Built to surround and enhance the Simpsons Ride, which opened in 2008, the fully-immersive environment includes over a hogshead's worth of living references. Some of them as huge and obvious as the Duff Brewery, Moe’s Tavern and Krusty Burger. Others are smaller and subtler, the kind of nerdy nuggets that give us geeks an extra special spring in our steps (Smilin' Joe Fission!? Stools around Moe's pool table in a nod to Uncle Moe's Family Feedbag!? Yes.)
The whole place opened with a literal bang as a coterie of Universal execs lit up the Springfield nuclear power plant with fireworks, smoke and a blast of fluttery paper fallout. Giant character costumes pranced around the cartoon world through strains of Danny Elfman's Simpsons theme song. They nodded to the voice actors in attendance — Yeardly Smith (Lisa Simpson), Nancy Cartwright (Bart, Nelson, et al.) and Joe Mantegna (Fat Tony) — but oddly, not to the geniuses behind their words and images who were standing off to the side, people like Mike Price, David Silverman, Mike Reiss and Tom Gammill, among others.
Simpsons executive producer Al Jean begged the crowd in his allotted remarks, "Don't look at Harry Potter...it's not finished," perhaps worrying that the upcoming but unfinished wizarding world would already begin overshadowing this little slice of his fantasyland. He then set the surreal tone for the rest of the evening: "What an electric thrill it is to see stray thoughts you had 25 years ago come to life and sell for nine dollars." We're delighted by the bizarre ouroboros of references (it's so much like our dreams, it's scary) but we can't imagine Jean's state of mind.
Things just went full bizarro from there. We walked into a perfectly recreated Moe's Tavern behind producer/animator/director David Silverman and the theme-park bartender asked him if he wanted a Duff...and he had one. All we could think was, "It's the local lug who fills your mug with the drug you chug! And the guy who conceived it....drinking it....in it...b-b-but what about the dank? If Uncle Moe threatens ya, do you get a free steak?" Words can't describe the feeling of self-referential meltdown that happened in that moment — so we won't even try.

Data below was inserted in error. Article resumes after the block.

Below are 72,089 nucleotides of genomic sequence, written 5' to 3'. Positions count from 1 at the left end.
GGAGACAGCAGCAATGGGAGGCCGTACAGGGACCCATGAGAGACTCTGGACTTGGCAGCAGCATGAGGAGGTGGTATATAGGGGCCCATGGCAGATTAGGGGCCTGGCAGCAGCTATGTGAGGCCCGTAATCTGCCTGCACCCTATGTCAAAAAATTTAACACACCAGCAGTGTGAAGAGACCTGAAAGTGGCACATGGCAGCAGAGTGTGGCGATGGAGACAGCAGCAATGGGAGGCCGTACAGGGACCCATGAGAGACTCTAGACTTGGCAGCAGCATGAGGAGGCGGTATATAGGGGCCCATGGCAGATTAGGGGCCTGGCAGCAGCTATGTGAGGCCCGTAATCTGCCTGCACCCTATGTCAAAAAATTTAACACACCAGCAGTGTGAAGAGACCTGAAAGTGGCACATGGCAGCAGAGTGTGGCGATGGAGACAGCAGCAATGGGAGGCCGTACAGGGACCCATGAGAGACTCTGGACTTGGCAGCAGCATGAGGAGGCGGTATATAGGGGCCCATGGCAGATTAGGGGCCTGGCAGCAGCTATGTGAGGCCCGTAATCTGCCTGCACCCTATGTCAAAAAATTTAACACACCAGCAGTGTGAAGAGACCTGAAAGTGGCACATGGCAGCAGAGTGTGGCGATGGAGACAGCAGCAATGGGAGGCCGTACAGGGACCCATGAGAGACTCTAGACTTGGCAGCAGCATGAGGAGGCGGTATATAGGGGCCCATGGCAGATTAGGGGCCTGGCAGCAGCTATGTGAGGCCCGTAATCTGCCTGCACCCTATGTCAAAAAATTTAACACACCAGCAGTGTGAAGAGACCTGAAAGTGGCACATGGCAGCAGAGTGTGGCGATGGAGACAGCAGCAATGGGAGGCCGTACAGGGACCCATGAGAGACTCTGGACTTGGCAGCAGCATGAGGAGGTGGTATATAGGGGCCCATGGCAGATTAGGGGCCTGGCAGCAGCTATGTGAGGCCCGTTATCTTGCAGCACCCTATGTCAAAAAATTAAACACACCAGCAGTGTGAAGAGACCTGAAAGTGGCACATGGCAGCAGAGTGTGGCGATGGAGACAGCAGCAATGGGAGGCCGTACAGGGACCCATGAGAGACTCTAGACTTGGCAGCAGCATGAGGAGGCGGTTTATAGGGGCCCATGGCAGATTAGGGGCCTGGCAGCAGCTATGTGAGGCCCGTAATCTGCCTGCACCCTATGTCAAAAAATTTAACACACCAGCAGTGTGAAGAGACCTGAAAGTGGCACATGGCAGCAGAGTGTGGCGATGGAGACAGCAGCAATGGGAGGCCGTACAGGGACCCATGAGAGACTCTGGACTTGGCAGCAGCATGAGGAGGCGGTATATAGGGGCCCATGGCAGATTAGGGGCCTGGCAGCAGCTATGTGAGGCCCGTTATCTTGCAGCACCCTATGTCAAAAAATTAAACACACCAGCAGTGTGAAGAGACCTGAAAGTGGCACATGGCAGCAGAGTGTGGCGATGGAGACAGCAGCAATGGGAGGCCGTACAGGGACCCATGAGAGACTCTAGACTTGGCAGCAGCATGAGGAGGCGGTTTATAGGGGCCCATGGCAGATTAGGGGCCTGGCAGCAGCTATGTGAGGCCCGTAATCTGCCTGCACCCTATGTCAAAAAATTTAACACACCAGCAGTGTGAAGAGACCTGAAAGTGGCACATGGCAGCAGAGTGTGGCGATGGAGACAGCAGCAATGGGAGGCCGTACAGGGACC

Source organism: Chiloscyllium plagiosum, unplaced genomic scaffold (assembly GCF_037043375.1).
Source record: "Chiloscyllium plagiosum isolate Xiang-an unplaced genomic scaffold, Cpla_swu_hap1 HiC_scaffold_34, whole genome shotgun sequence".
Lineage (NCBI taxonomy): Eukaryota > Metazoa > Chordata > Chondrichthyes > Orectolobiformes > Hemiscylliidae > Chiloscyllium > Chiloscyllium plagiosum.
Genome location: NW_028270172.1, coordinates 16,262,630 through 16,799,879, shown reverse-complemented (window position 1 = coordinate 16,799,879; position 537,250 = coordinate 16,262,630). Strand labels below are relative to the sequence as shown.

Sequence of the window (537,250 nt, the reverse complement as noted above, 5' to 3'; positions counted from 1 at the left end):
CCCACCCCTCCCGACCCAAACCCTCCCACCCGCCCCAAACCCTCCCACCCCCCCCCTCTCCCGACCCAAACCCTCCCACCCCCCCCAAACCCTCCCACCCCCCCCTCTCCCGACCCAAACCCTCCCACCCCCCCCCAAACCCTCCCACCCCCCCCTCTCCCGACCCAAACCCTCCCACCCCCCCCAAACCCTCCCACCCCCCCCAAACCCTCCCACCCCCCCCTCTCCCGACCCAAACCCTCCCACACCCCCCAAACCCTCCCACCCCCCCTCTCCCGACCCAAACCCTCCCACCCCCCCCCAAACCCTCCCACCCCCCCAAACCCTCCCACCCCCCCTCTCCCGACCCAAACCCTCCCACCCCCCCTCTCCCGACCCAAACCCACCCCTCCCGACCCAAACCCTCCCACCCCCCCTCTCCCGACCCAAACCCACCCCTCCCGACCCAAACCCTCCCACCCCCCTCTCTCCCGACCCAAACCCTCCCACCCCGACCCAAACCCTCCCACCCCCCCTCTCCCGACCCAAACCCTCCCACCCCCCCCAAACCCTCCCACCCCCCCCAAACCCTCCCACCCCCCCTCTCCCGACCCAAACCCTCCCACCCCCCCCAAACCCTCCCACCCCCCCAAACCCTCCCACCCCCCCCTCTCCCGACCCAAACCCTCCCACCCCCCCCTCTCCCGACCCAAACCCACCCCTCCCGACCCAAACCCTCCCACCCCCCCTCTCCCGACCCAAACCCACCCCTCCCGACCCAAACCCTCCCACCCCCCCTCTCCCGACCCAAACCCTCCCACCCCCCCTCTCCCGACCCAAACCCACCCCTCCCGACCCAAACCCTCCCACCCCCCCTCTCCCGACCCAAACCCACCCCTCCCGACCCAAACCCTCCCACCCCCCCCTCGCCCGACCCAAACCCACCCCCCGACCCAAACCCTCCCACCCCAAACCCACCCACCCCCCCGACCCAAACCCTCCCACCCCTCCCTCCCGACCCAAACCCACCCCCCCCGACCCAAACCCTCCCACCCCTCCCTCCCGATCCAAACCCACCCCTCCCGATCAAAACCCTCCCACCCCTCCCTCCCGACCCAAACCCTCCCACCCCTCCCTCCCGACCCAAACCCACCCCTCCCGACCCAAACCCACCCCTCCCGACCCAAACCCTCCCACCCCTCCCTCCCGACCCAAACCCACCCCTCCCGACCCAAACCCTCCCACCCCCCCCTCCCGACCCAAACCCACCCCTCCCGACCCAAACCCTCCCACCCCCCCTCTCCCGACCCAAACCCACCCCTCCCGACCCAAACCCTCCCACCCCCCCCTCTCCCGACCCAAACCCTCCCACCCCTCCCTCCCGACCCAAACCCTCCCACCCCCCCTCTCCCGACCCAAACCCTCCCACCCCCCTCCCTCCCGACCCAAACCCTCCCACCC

Universal's food folks took their best shot at the artery-clogging victuals of Springfield ("The World's Fattest Town") with Krusty Burgers, Ribwiches, donuts and even Cletus' Chicken Shack. Cletus' employees didn't know if they had anything that could flash-fry a buffalo in forty seconds, and that's ok. All the food was awesomely outrageous (and full of secret hobo spices). Just don't get on that gut-buggering jumble of a ride right afterward, you'll probably regret it.
Besides the food, the gallons of Duff and the non-alcoholic (and presumably cough syrup-free) Flaming Moe's, they packed the place with all sorts of crazy crap, a further immersive Krustyland, a Kwik-e-Mart and, yes, even a Disco Stu's Disco (facade only, sadly). For the folks who might not get everything, or for those folks who need the reassurance, screens throughout the are played carefully curated snippets of Simpsons episodes. Satire piled upon satire, surrounded by hints and attribution...wrapped in riddles...wrapped in unexplained bacon.
Even with the almost pitch-perfect world of allusions and associations, they were missing a few things. Where was Unnecessary Surgery Land, the Frying Dutchman, TGI McScratchy's Goodtime Fooddrinkery? What about the Texas Cheesecake Depository, Uncle Moe's Million Dollar Birthday fries, the Philly Fudgesteak or the Whatchamachicken? If all of that got left out, we'd hate to think what's happening in Euro Springfield. We're kidding. Mostly. We feel that most folks who grew up in the 80s will have the best vacation ever, or they should agree to split up and join other families. Come on — who doesn't want to spend a few hours in a world of unending Simpsons references (which, come to think of it, also describes the real world)?
On our way out, we were invited to take one of the larger-than-life-but-actually-real giant iconic pink donuts. To keep us in the spirit, and as if on cue, some slack-jawed yokel asked if these donuts, branded as Lard Lad, came in a "gluten free form." No. No they do not. Where's a good satirist when you need one?
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